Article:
Chancellor Gordon Brown has done what most commentators least expected from his third Budget. He held the biggest shock until the closing moments of his statement, when he announced a 1p cut in the basic rate of income tax. Along with other tax moves, it amounts to a 4bn giveaway, and a similar amount is to be ploughed into public spending projects such as health, education, training and computers for all.
While many of his Budget points were well flagged, such as a ten per cent basic rate of tax, the abolition of mortgage interest relief and a reduction in excise duty for small cars, the Chancellor managed to hold back the big news for Budget day.
Opposition criticisms that Brown’s Budget is “smoke and mirrors” has some credence. Cutting the basic rate by 1p and introducing a 10 per cent basic tax rate involves getting rid of the 20p rate of tax, making it hard to work out exactly how much people will benefit.
The “creeping” redistribution of wealth appears to be gathering pace. For people on lower incomes, a quick course in welfare benefits may be advised, as they fight through the thicket of tax credits and benefits now on offer. But poorer families will be better off.
There is a corresponding erosion of privileges for the better off, such as abolition of mortgage tax relief. The overall shift in favour of lower income groups should benefit retailers, as poorer people spend their income rather than save it. It will correspondingly hit savings and the financial services industry, although the introduction of individual savings accounts (ISAs) in April may enlarge the number of savers.
But the financial services industry was caught unaware by Brown’s plan for league tables to cover life insurance, pensions and savings. Sara Weller, retail marketing director for Abbey National, says: “It is great in principle if he is able to find a mechanism to cover accessibility, charges and particularly long-term performance. It is an interesting development to try to prevent a repeat of mis-selling.”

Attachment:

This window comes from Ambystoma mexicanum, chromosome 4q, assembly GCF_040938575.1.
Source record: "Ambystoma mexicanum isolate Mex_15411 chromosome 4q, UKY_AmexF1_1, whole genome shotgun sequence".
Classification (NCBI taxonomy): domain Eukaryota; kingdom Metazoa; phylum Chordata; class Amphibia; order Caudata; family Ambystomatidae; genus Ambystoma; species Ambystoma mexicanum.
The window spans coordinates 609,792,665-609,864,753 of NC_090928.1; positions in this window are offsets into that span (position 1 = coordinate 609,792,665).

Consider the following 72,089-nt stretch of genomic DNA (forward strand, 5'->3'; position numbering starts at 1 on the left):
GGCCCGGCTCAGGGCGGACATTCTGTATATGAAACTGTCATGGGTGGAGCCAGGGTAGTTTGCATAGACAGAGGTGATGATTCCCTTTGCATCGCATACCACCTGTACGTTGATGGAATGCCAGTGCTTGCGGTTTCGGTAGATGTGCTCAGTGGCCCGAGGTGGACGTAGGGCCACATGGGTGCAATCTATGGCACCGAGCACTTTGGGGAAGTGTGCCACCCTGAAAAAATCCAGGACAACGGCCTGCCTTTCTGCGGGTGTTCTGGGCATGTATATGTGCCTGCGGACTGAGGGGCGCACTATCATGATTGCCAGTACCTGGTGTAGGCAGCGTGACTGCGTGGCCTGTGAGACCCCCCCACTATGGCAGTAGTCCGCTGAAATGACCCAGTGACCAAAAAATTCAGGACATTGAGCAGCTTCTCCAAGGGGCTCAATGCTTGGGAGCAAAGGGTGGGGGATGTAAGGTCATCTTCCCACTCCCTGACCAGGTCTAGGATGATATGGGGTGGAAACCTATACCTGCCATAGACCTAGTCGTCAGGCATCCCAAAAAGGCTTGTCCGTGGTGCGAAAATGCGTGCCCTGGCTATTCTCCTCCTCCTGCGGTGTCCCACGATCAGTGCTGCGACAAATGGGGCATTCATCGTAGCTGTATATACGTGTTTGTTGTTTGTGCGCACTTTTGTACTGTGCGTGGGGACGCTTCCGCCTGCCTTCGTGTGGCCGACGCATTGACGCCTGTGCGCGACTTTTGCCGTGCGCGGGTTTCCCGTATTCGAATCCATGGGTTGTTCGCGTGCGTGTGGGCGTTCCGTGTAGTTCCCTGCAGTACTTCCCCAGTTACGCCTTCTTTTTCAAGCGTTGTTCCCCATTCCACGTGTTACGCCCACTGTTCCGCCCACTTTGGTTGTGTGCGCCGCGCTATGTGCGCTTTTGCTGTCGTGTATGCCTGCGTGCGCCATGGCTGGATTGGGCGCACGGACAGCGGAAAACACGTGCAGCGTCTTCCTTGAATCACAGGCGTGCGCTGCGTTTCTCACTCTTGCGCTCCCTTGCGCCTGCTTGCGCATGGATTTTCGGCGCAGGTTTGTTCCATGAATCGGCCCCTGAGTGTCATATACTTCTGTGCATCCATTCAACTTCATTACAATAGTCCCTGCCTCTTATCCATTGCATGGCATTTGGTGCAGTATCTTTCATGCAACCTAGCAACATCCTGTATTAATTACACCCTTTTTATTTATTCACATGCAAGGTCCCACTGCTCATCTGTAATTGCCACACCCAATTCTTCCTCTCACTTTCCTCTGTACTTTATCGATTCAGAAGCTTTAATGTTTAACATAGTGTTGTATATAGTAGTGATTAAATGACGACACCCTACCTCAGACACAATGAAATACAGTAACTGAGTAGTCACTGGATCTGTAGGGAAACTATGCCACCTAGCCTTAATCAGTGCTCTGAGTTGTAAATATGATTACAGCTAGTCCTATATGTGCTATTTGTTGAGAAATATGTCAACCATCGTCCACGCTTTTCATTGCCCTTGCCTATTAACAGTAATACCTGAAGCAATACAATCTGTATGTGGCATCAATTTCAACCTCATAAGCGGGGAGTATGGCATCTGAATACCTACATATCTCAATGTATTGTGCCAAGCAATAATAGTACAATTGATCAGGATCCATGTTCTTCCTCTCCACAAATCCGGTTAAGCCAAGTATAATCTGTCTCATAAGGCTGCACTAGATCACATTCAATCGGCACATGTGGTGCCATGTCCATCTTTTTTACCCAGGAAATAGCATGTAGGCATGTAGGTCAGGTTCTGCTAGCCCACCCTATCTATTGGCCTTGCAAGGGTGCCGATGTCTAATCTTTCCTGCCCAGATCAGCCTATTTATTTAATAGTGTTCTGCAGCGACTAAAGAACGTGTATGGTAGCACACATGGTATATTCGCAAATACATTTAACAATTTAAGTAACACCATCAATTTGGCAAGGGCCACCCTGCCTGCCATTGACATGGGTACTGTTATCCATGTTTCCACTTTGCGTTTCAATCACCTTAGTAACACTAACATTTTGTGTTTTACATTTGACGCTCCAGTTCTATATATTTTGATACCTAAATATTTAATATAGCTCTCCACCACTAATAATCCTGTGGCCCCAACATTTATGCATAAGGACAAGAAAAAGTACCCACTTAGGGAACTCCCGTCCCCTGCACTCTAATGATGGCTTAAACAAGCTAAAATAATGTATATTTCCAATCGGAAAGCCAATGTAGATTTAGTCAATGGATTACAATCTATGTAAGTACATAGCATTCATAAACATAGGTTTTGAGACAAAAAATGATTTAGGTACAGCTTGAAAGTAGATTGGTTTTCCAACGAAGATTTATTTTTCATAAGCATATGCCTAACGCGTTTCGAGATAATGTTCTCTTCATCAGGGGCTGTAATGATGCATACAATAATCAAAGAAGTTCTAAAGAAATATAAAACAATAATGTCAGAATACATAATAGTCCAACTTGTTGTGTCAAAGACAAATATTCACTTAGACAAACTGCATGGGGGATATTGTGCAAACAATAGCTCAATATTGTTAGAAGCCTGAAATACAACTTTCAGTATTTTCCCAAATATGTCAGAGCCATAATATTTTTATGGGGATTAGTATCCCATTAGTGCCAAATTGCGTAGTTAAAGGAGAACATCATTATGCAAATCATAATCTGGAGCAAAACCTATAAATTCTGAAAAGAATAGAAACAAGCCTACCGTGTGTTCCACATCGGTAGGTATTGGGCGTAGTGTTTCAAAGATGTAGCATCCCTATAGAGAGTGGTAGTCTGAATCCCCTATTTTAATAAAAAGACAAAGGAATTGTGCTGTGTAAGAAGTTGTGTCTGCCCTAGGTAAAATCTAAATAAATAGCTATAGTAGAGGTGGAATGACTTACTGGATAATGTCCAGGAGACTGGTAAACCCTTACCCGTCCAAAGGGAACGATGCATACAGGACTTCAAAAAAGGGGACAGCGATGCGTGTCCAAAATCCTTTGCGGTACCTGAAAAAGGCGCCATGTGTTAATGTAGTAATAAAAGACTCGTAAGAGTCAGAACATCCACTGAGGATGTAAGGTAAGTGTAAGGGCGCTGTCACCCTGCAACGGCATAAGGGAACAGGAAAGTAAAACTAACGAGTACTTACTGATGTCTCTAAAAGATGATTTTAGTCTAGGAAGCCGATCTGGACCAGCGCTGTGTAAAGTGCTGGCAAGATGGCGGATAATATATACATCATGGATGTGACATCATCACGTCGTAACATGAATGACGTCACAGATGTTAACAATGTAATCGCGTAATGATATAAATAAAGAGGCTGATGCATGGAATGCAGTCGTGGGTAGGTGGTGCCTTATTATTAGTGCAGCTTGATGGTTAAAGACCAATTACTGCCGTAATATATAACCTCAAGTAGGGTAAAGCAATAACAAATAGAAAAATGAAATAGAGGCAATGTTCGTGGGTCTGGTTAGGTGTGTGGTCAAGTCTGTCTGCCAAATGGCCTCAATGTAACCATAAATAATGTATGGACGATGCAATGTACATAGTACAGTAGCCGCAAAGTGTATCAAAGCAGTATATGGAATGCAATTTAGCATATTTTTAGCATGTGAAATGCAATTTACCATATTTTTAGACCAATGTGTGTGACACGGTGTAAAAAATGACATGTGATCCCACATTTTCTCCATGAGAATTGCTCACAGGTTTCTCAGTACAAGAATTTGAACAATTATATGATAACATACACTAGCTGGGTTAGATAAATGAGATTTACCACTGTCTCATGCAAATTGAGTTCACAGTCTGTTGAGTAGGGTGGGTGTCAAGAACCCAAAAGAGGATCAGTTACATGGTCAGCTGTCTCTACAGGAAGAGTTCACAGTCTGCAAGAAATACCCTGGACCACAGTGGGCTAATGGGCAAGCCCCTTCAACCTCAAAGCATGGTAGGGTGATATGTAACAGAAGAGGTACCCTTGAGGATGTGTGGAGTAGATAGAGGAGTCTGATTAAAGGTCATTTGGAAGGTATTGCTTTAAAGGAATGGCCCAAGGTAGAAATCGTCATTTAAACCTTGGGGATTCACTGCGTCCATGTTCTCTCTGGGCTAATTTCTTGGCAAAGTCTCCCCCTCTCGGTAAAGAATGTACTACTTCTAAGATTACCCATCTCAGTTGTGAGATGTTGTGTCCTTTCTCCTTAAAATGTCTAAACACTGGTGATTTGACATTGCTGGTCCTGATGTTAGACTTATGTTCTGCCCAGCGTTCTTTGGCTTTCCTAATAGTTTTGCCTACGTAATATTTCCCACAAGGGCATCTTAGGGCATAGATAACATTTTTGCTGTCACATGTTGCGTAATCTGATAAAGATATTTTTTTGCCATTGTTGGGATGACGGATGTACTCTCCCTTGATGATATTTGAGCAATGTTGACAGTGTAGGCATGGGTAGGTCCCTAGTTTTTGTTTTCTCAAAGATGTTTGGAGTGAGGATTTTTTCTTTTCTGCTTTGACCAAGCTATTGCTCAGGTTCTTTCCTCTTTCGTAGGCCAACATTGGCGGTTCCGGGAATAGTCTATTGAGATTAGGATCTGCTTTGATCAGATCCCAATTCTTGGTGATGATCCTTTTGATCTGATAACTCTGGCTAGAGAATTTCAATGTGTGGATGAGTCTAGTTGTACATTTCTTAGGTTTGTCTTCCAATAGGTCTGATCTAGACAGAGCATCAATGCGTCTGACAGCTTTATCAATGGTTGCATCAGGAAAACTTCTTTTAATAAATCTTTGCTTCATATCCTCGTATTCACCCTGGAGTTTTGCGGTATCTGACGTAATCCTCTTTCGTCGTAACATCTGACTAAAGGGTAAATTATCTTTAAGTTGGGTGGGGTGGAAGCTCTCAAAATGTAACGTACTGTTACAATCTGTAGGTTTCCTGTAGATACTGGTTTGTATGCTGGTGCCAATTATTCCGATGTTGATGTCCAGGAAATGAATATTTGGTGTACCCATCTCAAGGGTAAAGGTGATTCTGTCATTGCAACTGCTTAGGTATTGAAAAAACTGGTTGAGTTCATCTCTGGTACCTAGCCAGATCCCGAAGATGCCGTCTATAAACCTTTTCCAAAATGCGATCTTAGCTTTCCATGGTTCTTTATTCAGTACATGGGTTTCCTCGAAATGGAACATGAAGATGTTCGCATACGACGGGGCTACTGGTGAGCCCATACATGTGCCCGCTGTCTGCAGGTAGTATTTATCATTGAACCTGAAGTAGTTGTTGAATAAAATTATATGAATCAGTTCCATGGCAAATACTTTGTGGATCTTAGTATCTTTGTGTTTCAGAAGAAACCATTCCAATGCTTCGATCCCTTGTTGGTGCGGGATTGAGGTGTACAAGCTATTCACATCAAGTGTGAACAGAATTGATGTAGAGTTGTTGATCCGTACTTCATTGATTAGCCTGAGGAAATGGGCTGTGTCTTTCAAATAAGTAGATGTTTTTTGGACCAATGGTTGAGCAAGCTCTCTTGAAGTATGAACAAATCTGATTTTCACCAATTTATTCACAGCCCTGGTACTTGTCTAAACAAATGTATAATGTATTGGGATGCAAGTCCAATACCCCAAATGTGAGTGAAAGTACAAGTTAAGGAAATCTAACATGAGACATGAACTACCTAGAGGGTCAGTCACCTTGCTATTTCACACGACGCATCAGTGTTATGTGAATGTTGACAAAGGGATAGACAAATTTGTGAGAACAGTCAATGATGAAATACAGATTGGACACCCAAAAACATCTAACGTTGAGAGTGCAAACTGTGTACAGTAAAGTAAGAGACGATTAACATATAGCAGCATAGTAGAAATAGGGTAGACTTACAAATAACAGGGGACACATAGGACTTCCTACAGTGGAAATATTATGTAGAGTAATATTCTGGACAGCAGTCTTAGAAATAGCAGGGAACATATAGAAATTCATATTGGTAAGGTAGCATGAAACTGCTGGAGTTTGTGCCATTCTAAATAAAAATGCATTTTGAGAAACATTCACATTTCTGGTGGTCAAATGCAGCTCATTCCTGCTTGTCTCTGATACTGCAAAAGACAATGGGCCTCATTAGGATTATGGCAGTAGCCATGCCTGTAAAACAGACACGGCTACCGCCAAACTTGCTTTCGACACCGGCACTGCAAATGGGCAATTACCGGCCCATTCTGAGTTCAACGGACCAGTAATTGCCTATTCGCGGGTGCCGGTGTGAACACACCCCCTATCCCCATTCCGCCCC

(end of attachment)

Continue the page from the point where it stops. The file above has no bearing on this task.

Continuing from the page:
Moves to improve the transparency of mortgage selling were less of a surprise, as Weller had been involved in consultation. The move will crack down on over-complicated mortgage packages. The measures to increase share ownership should also have a knock-on effect for the financial services industry.
According to Clive Parritt, chairman of accountants Baker Tilly, there are “potentially expensive hidden extras for the marketing industry.” One is the imposition of national insurance of benefits in kind – with perks such as medical insurance likely to be hit.
As usual, marketers of specific sectors – particularly alcohol, tobacco and cars – had plenty to complain about.
But the tax-cutting element of the Budget must be good overall news for marketers and retailers, who face the prospect of deflation over the next two years – or at least flat prices. Making price rises stick is hard enough. Douglas McWilliams, economist for the Chartered Institute of Marketing, says: “The economic situation is a result of a sociological trend. Consumers are more educated and self-confident, and they now realise they do not have to buy goods if they think they are too expensive.”
With more money in consumers’ pockets, marketers will no doubt already be looking for new ways of getting them to part with it.